'The Hobbit' Anniversary: What Inspired J.R.R. Tolkien's Iconic Book?

What Inspired JRR Tolkien's Book 'The Hobbit?'
The original artwork for the cover of J.R.R. Tolkien's "The Hobbit" at the British Academy. Cate Gillon/Getty Images

Eighty years ago Thursday, English writer John Ronald Reuel Tolkien, otherwise known as J.R.R. Tolkien, released the first edition of The Hobbit, or There and Back Again. The children's fantasy told the tale of Bilbo Baggins, a sweet, homebody hobbit who goes on a life-changing quest to win treasure and defeat the evil, fire-breathing dragon Smaug.

Although The Hobbit wasn't published until 1937, Tolkien was already known for his narrative poems and short tales based on fantasy beings such as elves and hobbits. An Oxford professor from 1925 to 1945, Tolkien was heavily inspired by the writings, languages and fantasies of Icelandic linguistic traditions, particularly Old Norse sagas like the Poetic Edda and Prose Edda.

Iconic English literature may also have played a role in Tolkien's first novel. He was a fan of William Morris, who translated Beowulf, and his creation of Smaug may have been inspired by the dragon in that ancient English poem. Tolkien often lectured on the tale while he was teaching at Pembroke College. The dwarfish hordes that control Middle-earth in Tolkien's books have many similarities to the dwarfs in the classic Grimm's Fairy Tales, which Tolkien also admired.

As for the precious and cursed gold ring, which was to be the focal point of The Hobbit's sequel, The Lord of the Rings, the author reportedly came up with the idea following a visit to an archaeological dig in Gloucester in 1929. An archaeologist found a Roman relic there in 1785.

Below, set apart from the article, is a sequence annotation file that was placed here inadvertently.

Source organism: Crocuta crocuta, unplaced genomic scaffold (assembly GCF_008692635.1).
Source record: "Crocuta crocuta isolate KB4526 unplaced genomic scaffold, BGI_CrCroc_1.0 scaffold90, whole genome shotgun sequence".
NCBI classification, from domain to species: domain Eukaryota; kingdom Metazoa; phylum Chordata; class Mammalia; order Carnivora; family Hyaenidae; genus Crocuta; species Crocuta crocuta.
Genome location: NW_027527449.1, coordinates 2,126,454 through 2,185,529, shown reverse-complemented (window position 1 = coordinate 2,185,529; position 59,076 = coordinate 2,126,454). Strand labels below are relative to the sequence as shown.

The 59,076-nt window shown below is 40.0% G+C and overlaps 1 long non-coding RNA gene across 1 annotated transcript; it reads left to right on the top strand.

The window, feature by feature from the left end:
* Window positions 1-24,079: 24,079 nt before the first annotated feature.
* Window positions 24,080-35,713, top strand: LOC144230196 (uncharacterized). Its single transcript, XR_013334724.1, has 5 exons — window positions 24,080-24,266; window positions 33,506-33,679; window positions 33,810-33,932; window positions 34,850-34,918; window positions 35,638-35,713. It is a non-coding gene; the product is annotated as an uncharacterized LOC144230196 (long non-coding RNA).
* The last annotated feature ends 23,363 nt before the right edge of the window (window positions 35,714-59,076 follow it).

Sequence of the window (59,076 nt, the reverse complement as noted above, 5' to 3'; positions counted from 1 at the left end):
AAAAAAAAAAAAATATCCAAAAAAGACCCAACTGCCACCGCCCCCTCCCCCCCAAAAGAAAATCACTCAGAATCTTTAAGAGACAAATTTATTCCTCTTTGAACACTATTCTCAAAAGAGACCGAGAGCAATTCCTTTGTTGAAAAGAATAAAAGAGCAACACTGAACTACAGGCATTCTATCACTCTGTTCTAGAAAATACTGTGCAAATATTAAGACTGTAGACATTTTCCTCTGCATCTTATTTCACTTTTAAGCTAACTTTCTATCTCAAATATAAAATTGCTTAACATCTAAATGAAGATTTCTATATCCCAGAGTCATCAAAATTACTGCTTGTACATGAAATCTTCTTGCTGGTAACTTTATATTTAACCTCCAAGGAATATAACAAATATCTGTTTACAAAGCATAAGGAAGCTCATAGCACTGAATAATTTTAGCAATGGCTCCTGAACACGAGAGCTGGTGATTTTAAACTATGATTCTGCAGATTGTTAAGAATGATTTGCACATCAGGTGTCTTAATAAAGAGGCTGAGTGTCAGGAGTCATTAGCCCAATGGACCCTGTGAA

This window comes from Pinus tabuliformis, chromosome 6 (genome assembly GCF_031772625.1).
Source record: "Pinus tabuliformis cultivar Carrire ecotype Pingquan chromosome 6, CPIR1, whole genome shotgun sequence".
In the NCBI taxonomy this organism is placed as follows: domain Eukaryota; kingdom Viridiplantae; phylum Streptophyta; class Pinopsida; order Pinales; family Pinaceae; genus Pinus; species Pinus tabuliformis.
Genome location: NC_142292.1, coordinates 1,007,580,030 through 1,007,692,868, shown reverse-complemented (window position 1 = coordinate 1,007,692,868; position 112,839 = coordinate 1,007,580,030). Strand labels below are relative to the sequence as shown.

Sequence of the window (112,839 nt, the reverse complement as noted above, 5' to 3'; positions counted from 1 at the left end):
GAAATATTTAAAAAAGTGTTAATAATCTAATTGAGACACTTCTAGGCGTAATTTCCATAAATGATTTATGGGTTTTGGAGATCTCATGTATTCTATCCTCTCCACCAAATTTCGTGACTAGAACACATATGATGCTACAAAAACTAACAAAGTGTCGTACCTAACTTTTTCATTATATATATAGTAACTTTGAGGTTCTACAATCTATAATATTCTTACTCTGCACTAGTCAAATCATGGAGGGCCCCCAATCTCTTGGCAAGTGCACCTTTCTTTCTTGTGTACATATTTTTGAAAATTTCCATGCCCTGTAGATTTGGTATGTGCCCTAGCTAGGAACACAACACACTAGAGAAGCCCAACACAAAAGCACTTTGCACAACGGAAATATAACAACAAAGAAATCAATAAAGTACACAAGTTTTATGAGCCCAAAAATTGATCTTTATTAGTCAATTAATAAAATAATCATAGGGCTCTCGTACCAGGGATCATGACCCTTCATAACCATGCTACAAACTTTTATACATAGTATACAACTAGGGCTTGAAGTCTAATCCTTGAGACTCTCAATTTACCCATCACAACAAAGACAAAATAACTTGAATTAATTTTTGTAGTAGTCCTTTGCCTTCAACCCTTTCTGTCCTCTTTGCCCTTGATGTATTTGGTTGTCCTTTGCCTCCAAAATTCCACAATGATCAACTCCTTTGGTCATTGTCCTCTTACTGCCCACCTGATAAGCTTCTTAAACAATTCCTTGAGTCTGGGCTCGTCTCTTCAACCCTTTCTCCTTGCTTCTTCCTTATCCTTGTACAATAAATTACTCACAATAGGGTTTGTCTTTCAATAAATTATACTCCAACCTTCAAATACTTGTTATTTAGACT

Various locations Bilbo visits during his journey were inspired by Tolkien's own travels. In many ways, the Shire, where Bilbo lived, was influenced by the rural town Sarehole, near Birmingham, where Tolkien grew up. The author once told publishers that the Shire was representative of a preindustrial England and said that his creation was "more or less a Warwickshire village of about the period of Queen Victoria's Diamond Jubilee," which was held in 1897, according to The Independent.

Meanwhile, Middle-earth regions like Rohan and Gondor were inspired by Tolkien's trips to the Malvern Hills, while Rivendell came from memories of a vacation Tolkien took as a young boy to the Swiss Alps. The Two Towers arose in Tolkien's imagination after visits to Perrott's Folly and the Waterworks Tower in Edgbaston.

The #Hobbit, by J.R.R. Tolkien. Swedish and Finnish editions, illustrated by Tove Jansson. pic.twitter.com/EYbtkzhTok

— Pulp Librarian (@PulpLibrarian) September 21, 2017

Initially, the tale of the hobbit was merely a bedtime story Tolkien told to his sons, John, Michael and Christopher. It started with the famous line that also opens the book: "In a hole in the ground there lived a hobbit."

Christopher Tolkien recalled his father sharing the oral version around 1929, according to The Guardian. Eventually, in 1937, while in his study at Oxford, Tolkien decided to breathe new life into the story of Bilbo Higgins by writing an entire book based on the thrilling adventures he often shared with his children.